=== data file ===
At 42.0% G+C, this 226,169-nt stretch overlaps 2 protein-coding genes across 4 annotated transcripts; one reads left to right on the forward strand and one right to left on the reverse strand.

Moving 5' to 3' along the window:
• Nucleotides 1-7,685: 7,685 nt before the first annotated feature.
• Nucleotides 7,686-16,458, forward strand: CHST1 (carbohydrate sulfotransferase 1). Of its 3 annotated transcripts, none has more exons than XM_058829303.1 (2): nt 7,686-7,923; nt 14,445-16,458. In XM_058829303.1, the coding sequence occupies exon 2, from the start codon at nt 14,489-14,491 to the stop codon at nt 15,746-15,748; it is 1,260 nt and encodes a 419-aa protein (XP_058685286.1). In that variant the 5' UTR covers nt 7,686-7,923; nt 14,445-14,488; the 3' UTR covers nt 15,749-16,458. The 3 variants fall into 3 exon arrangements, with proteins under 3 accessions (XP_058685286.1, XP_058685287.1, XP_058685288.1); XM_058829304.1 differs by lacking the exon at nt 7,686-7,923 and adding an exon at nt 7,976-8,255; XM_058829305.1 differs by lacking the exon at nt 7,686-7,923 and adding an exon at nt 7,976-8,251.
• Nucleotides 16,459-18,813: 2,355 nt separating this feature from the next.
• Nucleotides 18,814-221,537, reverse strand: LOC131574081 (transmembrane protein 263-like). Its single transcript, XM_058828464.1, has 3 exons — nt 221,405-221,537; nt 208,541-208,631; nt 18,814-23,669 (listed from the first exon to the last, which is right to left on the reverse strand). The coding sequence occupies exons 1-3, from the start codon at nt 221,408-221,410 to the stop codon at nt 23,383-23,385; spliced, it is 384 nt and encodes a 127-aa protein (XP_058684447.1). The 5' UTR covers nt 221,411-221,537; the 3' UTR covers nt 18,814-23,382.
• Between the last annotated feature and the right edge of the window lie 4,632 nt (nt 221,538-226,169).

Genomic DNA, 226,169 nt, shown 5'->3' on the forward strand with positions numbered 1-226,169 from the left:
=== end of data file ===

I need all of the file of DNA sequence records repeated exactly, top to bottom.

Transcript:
At 42.0% G+C, this 226,169-nt stretch overlaps 2 protein-coding genes across 4 annotated transcripts; one reads left to right on the forward strand and one right to left on the reverse strand.

Moving 5' to 3' along the window:
• Nucleotides 1-7,685: 7,685 nt before the first annotated feature.
• Nucleotides 7,686-16,458, forward strand: CHST1 (carbohydrate sulfotransferase 1). Of its 3 annotated transcripts, none has more exons than XM_058829303.1 (2): nt 7,686-7,923; nt 14,445-16,458. In XM_058829303.1, the coding sequence occupies exon 2, from the start codon at nt 14,489-14,491 to the stop codon at nt 15,746-15,748; it is 1,260 nt and encodes a 419-aa protein (XP_058685286.1). In that variant the 5' UTR covers nt 7,686-7,923; nt 14,445-14,488; the 3' UTR covers nt 15,749-16,458. The 3 variants fall into 3 exon arrangements, with proteins under 3 accessions (XP_058685286.1, XP_058685287.1, XP_058685288.1); XM_058829304.1 differs by lacking the exon at nt 7,686-7,923 and adding an exon at nt 7,976-8,255; XM_058829305.1 differs by lacking the exon at nt 7,686-7,923 and adding an exon at nt 7,976-8,251.
• Nucleotides 16,459-18,813: 2,355 nt separating this feature from the next.
• Nucleotides 18,814-221,537, reverse strand: LOC131574081 (transmembrane protein 263-like). Its single transcript, XM_058828464.1, has 3 exons — nt 221,405-221,537; nt 208,541-208,631; nt 18,814-23,669 (listed from the first exon to the last, which is right to left on the reverse strand). The coding sequence occupies exons 1-3, from the start codon at nt 221,408-221,410 to the stop codon at nt 23,383-23,385; spliced, it is 384 nt and encodes a 127-aa protein (XP_058684447.1). The 5' UTR covers nt 221,411-221,537; the 3' UTR covers nt 18,814-23,382.
• Between the last annotated feature and the right edge of the window lie 4,632 nt (nt 221,538-226,169).

Genomic DNA, 226,169 nt, shown 5'->3' on the forward strand with positions numbered 1-226,169 from the left: